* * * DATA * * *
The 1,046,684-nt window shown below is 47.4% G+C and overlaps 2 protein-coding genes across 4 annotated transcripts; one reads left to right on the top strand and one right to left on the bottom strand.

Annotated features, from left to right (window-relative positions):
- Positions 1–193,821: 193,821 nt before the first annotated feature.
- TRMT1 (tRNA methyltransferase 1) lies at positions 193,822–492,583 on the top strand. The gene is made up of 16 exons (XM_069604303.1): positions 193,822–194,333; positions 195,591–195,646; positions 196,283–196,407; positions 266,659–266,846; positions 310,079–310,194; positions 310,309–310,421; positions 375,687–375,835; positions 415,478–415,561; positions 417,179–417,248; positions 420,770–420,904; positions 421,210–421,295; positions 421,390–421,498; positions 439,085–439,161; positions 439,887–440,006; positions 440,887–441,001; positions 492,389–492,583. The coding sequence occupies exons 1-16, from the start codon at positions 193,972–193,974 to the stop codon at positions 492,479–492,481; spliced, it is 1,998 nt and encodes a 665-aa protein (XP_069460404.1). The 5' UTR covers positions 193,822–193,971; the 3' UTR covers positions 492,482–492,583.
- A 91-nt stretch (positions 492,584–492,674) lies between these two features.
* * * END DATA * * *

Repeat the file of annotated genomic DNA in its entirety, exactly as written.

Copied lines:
The 1,046,684-nt window shown below is 47.4% G+C and overlaps 2 protein-coding genes across 4 annotated transcripts; one reads left to right on the top strand and one right to left on the bottom strand.

Annotated features, from left to right (window-relative positions):
- Positions 1–193,821: 193,821 nt before the first annotated feature.
- TRMT1 (tRNA methyltransferase 1) lies at positions 193,822–492,583 on the top strand. The gene is made up of 16 exons (XM_069604303.1): positions 193,822–194,333; positions 195,591–195,646; positions 196,283–196,407; positions 266,659–266,846; positions 310,079–310,194; positions 310,309–310,421; positions 375,687–375,835; positions 415,478–415,561; positions 417,179–417,248; positions 420,770–420,904; positions 421,210–421,295; positions 421,390–421,498; positions 439,085–439,161; positions 439,887–440,006; positions 440,887–441,001; positions 492,389–492,583. The coding sequence occupies exons 1-16, from the start codon at positions 193,972–193,974 to the stop codon at positions 492,479–492,481; spliced, it is 1,998 nt and encodes a 665-aa protein (XP_069460404.1). The 5' UTR covers positions 193,822–193,971; the 3' UTR covers positions 492,482–492,583.
- A 91-nt stretch (positions 492,584–492,674) lies between these two features.